The League of United Latin American Citizens (LULAC) are emphasizing their opposition to school vouchers in their education platform:
LULAC strongly opposes vouchers and any other funding method that will limit public education resources. All Latinos should have access to safe, quality and desegregated public education. Public schools should be improved and rehabilitated, and be provided with adequate funding to do so. LULAC supports full-funding of the Elementary and Secondary Education Act, and urges Congress to reauthorize ESEA with community input. LULAC supports an increase in funding for Hispanic Serving Institutions (HSIs) of higher education. LULAC supports an increase in the number of Latino educators at all levels of education, administrators and school board members, as well as teacher training and development programs to encourage Latinos to become teachers.
Their emphasis on “desegregated public education” is especially poignant as Dr. Rosa Castro Feinberg pointed out last week Hispanic English Language Learners (ELL) are not served by Florida voucher schools.
Florida law governing the tax credit scholarship program gives vouchers to low-income families to use as tuition for their children in private schools but does not adequately protect the rights of English Language Learners (ELLs), shortchanging Latino students and other groups learning English as an additional language from receiving proper instruction. This flaw in Florida law must be rectified in order to improve educational opportunities for Latinos.
The outcome in Castañeda v. Pickard was one of our most important victories. The decision set standards for judging the adequacy of plans for educating ELLs. Plans must be based on sound theory, implementation must be supported by adequate resources and trained teachers, and the plan must be evaluated and improved as needed.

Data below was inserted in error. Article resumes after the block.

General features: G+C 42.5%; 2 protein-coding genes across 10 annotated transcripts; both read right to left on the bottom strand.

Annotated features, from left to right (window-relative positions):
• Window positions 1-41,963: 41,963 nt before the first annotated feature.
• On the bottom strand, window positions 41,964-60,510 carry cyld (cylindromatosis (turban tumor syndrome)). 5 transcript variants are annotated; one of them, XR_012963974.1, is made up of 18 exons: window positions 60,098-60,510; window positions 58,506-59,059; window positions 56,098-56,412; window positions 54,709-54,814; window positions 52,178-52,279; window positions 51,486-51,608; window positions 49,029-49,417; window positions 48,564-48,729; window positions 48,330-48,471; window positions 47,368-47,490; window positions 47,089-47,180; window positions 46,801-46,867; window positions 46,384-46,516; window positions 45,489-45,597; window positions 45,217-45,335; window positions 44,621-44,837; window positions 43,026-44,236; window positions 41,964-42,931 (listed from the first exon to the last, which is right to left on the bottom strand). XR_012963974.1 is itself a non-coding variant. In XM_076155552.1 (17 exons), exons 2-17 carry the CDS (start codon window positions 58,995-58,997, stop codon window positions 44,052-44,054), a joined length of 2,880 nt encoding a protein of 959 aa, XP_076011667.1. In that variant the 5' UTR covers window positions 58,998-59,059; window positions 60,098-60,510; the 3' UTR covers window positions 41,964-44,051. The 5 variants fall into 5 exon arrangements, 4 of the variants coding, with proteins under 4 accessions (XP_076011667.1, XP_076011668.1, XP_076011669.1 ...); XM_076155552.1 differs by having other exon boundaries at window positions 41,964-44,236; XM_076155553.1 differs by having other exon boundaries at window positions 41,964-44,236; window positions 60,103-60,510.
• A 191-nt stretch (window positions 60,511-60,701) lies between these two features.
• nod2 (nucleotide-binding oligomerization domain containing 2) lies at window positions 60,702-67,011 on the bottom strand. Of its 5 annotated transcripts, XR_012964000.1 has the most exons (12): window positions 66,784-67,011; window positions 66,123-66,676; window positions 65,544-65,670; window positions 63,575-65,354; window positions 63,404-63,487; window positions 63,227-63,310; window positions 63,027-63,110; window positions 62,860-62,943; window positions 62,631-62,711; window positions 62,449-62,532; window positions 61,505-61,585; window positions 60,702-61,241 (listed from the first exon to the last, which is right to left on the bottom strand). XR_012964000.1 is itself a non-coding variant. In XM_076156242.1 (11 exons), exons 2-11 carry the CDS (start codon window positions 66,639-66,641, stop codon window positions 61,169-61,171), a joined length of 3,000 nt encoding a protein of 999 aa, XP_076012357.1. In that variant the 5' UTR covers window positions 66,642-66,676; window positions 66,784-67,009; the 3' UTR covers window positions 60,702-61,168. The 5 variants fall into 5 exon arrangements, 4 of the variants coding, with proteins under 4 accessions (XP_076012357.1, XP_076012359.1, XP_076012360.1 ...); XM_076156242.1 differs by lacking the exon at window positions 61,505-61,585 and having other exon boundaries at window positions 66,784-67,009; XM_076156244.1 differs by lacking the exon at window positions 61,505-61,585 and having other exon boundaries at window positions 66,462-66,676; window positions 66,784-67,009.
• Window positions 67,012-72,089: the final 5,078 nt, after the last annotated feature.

State ESOL law incorporates these standards through the Consent Decree in LULAC v. Florida Board of Education. They apply to all English for Speakers of other Languages (ESOL) programs in Florida.
As a result of these legal rights, this is what you have a right to expect in traditional schools:
- School districts select ELL programs from state approved models.
- The state provides extra funding for ELLs and monitors them to assure ESOL rules are followed by schools.
- ESOL teachers must complete 15 semester hours of training to teach ELL students.
- Teachers of other subjects must also receive training for students who don’t understand English.
- Schools must assess ELLs annually to determine progress and if they still need to take ESOL.
- Students in ESOL Programs study the same subjects and take the same examinations required of all public school students, including the FCAT.
When your child goes to a school where vouchers are used for payments, all bets are off when it comes to these rules, and it’s because these schools are private.
Voucher schools are not required to comply with state ESOL rules. Though some voucher schools may provide similar services, they are not required to report if they do or don’t. They are not subject to state ESOL law. Unfortunately, neither are charter schools.
Uh, oh. Castro-Feinberg mentioned charter schools, too. No wonder voucher administrator and charter school lackey, Step Up for Students dispatched a big gun yesterday in an attempt to counter her.